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His heart stopped last leap year, so today he celebrates his 1st 'rebirthday'

Phillip Nicholson, 73, is celebrating his first 'rebirthday' today after a surviving a cardiac arrest four years ago.  (Emma Weller/CBC - image credit)
Phillip Nicholson, 73, is celebrating his first 'rebirthday' today after a surviving a cardiac arrest four years ago. (Emma Weller/CBC - image credit)

Phillip Nicholson, 73, is turning one today.

The leap year never held any real significance for the Ottawa resident, but this Feb. 29 is different because it's Nicholson's first "rebirthday."

On Feb. 29, 2020, he suffered a sudden cardiac arrest. Many survivors mark the anniversary as the day of their rebirth, and most get to celebrate each year.

But for Nicholson, the occasion comes just once every four years.

"So it's my very first new leap year birthday and it's meaningful in a couple senses. First of all, [it's] very much a strong signal that I was given a second chance," Nicholson said.

Now, he even calls himself a "leap year baby."

Nicholson suffered his sudden cardiac arrest at the Ottawa Hospital Civic Campus on Feb. 29, 2020.
Nicholson suffered his sudden cardiac arrest at the Ottawa Hospital Civic Campus on Feb. 29, 2020.

Nicholson suffered a sudden cardiac arrest at the Civic campus of The Ottawa Hospital on Feb. 29, 2020. (Phillip Nicholson)

On that day in 2020, he woke up feeling a heavy pressure on his chest and decided to go to the Civic campus of The Ottawa Hospital.

"Within about a minute of being admitted into the examination room in the emergency ward, I said to my wife, 'I'm going to sit down, I can't stand up.' I sat down and ... went into what they called full cardiac arrest."

Nicholson's heart stopped and he was clinically dead. Hospital staff performed CPR for four minutes and used a defibrillator to shock him back to life.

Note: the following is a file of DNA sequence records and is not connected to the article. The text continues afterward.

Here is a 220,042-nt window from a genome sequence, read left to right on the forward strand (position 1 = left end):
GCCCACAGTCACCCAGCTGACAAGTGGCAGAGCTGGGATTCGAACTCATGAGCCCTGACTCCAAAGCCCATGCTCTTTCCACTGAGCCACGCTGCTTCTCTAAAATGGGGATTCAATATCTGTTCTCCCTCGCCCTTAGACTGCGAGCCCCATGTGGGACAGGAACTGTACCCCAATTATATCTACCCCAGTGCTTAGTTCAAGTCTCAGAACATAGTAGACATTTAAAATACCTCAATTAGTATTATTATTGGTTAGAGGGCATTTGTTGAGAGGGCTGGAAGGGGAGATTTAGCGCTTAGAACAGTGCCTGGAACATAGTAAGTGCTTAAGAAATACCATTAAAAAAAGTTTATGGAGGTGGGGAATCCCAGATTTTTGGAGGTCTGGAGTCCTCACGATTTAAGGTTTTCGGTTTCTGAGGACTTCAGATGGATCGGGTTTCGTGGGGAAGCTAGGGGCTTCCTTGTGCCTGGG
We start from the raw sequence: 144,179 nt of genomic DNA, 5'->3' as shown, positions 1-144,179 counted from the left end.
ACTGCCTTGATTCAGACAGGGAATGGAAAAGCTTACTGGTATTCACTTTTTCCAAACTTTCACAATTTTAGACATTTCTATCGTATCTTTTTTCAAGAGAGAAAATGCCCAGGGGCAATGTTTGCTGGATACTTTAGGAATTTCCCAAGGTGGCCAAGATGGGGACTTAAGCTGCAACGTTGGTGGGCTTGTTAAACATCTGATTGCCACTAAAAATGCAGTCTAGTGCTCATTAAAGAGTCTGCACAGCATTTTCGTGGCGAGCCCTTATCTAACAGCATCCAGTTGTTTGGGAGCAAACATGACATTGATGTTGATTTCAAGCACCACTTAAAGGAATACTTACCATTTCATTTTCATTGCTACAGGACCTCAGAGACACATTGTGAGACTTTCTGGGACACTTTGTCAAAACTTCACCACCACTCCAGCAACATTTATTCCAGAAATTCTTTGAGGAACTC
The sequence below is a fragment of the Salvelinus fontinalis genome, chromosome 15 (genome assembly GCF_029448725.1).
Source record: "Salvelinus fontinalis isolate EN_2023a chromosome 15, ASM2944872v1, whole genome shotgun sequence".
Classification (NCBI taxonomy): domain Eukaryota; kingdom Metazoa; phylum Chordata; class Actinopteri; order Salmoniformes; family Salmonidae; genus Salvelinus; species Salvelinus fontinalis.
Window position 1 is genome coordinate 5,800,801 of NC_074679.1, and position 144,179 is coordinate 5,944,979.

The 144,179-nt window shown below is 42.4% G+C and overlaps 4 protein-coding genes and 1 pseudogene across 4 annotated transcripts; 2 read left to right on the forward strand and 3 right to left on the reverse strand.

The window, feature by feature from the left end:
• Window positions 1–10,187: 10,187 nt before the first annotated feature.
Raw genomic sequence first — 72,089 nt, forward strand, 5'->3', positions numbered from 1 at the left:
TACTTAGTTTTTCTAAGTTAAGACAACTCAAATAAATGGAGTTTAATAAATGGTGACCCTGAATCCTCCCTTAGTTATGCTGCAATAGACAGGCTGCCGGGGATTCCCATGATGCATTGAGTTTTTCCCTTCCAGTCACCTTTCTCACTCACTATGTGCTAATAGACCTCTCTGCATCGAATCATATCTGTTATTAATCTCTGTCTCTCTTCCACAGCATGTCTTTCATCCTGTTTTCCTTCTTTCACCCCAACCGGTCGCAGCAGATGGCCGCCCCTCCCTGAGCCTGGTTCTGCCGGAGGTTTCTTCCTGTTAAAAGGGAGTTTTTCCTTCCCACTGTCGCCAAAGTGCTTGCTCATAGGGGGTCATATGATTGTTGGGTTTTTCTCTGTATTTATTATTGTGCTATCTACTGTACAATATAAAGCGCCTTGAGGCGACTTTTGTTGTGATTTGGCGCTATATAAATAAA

Nicholson credits his wife, Cathy Robinson, in helping save his life.
Nicholson credits his wife, Cathy Robinson, in helping save his life.

Nicholson credits his wife Cathy Robinson with helping save his life. (Phillip Nicholson)

'I'm in the lucky 10%'

According to a recent report from the Heart and Stroke Foundation, nearly 60,000 Canadians suffer out-of-hospital cardiac arrests each year — one every nine minutes. Of those, only one in 10 survive.

"I'm in the lucky 10 per cent," Nicholson said. "[I'm] very happy to be alive."

Along with the doctors who rushed to his aid, he credits his wife with saving his life.

"She captured my heart in 1979 and she saved it in 2020," he said.

Nicholson will be donating plasma today for the 92nd time to celebrate his re-birthday.
Nicholson will be donating plasma today for the 92nd time to celebrate his re-birthday.

To celebrate his rebirthday, Nicholson plans to donate plasma for the 92nd time. (Phillip Nicholson)

To celebrate his first rebirthday, Niocholson plans to donate plasma — his 92nd donation to Canadian Blood Services.

"So my joke is maybe I'm going for a Guinness Book of World Records to give my 92nd donation on my first birthday," he said.

Beyond that, he hopes to get as much as he can out of what he calls his "bonus years."

"I'm thankful for the four that I've been given, and hopefully I'll have another leap year birthday around the corner in a few years time."